Tuesday, April 1, 2008

The Tea Room Writer's Workshop (whole curriculum)

Where: The Tea Room
The Holiday Chalet
1820 E. Colfax AVE
Denver, CO 80218

When: Monday nights 5:30-8:00
January 28-March 17, 2008

Contact: Anthony Ilacqua
(303)550-9843
anthony.ilacqua@goddard.edu


Schedule:

January 28: Flash Fiction. An exploration of fiction beginning with the very short.  If it can be said, say it briefly.

 February 4: The pitfalls of memory.  Suffering from “sometimers” disease?  Making connections of memory and biography into crafted story telling.

 February 11: Characterization. A scapegoat is born every minute.  Realization of characters to develop pages of personalities.

 February 18: “Just say it,” she said.  “Oh, I will,” he said.  Dialogue in narration, getting to know characters though their own voices.

 February 25: Putting it into place. Development of a sense of place, space, and locality.

 March 3:  Publishing? How to get it off your desk and onto someone else's.  A thumbnail guide to publication.

 March 17: Closing time.  Reaching the logical conclusion.

Writing time is provided at all workshops through guided exercises, please come prepared to write.

Session #1 Flash Fiction Workshop
An introduction to the Tea Room Writer's Workshop focusing on types of fiction, recommended reading, and writing exercises end in the exploration of a Flash Fiction project.

1. Opening Exercise: The “Why Read Quiz.”
2. Discussion: recommended reading list including Noble prize, and Pulitzer Prize winning novels.
3. Writing Exercise: The Haiku
4. Discussion: Basho and Haibun
5. Writing Exercise: The Haibun
6. Discssion: Flash Fiction defined
7. Reading: “The Colonial” and “Crossing into Poland”

Bibliography:
1. Babel, Isaac. “Crossing into Poland”
2. Basho. “The Mountain Temple,” “The Narrow Road to the Deep North”
3. Forche, Carolyn. “The Colonial”
4. Kerouac, John. “Desolation Angels”

Homework:

Write a piece of flash fiction (under 1000 words) beginning with one of these sentences:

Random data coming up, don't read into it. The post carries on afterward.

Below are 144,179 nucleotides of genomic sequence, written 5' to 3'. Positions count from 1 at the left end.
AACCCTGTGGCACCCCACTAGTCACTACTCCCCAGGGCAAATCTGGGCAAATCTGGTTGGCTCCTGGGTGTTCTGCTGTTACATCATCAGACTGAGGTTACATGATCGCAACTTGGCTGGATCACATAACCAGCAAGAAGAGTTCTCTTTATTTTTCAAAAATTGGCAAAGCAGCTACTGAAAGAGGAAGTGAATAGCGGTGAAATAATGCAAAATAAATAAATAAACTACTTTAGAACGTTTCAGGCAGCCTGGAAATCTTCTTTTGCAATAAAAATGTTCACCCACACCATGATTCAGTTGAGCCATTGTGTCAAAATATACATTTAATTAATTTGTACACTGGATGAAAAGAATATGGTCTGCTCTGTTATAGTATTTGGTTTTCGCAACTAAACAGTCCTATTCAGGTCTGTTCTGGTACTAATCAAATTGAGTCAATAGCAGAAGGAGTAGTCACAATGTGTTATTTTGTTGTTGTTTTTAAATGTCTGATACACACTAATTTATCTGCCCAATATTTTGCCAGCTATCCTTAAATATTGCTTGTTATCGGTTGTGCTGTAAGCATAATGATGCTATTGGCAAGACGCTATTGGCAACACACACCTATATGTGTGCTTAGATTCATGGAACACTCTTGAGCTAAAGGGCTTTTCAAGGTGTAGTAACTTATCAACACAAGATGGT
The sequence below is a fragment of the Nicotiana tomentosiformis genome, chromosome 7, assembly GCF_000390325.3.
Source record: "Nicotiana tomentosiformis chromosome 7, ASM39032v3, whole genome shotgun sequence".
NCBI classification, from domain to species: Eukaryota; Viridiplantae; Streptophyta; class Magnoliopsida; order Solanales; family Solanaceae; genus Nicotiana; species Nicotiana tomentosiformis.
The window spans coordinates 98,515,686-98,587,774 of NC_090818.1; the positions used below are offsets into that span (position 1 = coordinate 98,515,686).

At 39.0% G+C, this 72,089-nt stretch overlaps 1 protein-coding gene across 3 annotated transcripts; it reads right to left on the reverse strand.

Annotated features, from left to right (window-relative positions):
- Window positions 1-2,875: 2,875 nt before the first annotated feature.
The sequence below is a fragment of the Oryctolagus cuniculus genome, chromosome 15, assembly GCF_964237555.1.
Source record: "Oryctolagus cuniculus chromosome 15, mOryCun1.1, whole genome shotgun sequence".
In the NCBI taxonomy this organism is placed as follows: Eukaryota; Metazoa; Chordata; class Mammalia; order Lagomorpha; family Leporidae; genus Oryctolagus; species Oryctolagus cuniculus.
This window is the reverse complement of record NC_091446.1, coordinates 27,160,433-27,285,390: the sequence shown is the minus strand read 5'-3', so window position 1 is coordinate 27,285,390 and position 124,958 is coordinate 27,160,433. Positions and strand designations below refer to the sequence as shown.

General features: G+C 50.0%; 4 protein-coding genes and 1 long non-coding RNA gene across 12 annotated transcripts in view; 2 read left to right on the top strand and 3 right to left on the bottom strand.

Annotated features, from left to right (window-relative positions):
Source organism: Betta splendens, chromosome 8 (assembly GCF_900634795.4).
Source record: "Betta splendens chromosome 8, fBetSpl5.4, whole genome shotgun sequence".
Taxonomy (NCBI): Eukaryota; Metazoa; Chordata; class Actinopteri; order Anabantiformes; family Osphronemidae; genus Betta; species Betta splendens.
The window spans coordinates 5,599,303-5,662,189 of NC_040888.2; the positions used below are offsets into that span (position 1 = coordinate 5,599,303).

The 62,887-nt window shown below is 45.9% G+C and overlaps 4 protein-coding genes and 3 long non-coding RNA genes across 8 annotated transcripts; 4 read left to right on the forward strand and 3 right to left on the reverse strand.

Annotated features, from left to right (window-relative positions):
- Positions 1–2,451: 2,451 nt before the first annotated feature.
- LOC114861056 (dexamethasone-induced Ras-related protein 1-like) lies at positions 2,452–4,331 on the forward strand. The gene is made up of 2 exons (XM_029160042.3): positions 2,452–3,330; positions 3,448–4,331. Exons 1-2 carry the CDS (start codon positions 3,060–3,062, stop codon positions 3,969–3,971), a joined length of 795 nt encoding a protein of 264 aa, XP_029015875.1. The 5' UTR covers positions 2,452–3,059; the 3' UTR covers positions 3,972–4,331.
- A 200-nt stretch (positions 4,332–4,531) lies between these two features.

1. Days and Months are travelers of eternity...
2. Meanwhile the sunsets are mad orange fools...
3. Silence overcame all...
4. While the poinsettias were bathing...
Include:
1. a protagonist
2. conflict
3. climax of action
4. plot points: a beginning, a middle and an end


Session #2: Pitfalls of Memory
The use of memory and biography as a springboard to the writing process in creating developed storytelling.

1. Opening Exercise: Exquisite Corpse
2. Recap of Flash Fiction project readings:
1. Gio: “Operation Linebacker II”
2. Micheal: “Poinsettias”
3. Gregory: “The 15” a Haibun
4. Janice: “The Pinto Bean Capital Kidnappers”
3. Discussion: The Fictean Curve for crafting plot.  (Using Micheal's “Poinsettias” as an example)
4. Discussion: Memory, what do you remember?
Exercise: “The Room”
5. Reading: Richard Brautigan's “The Weather in San Fransisco,” and Edward Hopper's painting “The Hotel Room.”
6. Discussion: Esposition in storytelling, when to use back story.
7. Exercise: The anecdote: write and anecdote that is not your own.
8. Homework: Continue work on the Flash Fiction piece making it into a short story (2,000-7,500 words).  Make use of either (or both) of the memory exercises.

Bibliography:
1. Brautigan, Richard. “The Weather in San Fransisco,” Revenge of the Lawn.
2. Gardner, John. The Art of Fiction.
3. Hawthorne, Nathaniel. “Sketches from Memory.”

Additional Reading:
1. Conroy, Frank. Stop-Time.
2. Maugham, W. Somerset. The Razor's Edge.
3. O'Brien, Tim. The Things They Carried.
4. Ondaatje, Michael. Coming Through Slaugter.


Session #3: Characterization
The development of personalities from conception to page, this workshop builds characters using literary examples, Jungian archetypes and writing exercises.

1. The opening exercise: “He'd be a good guy if...”
2. Rehash of session two:
1. revisit types of fiction
2. current development of the short story
3. the goal of the workshop (a sovereign piece of well crafted fiction)
4. Plotting, part II: revisiting John Gardner
3. Reading: “Girl” by Jamaica Kincaid
4. Discussion: archetypes
5. Writing Exercise: “opposite me”
6. Reading John Tait;s “Reasons Concerning Monica Garza”
7. Discussion: The Character Dossier

Bibliography:
1. Kincaid, Jamaica.  “Girl” Sudden Fiction International. Ed. Thomas and Shapard. WW Norton: New York, 1989.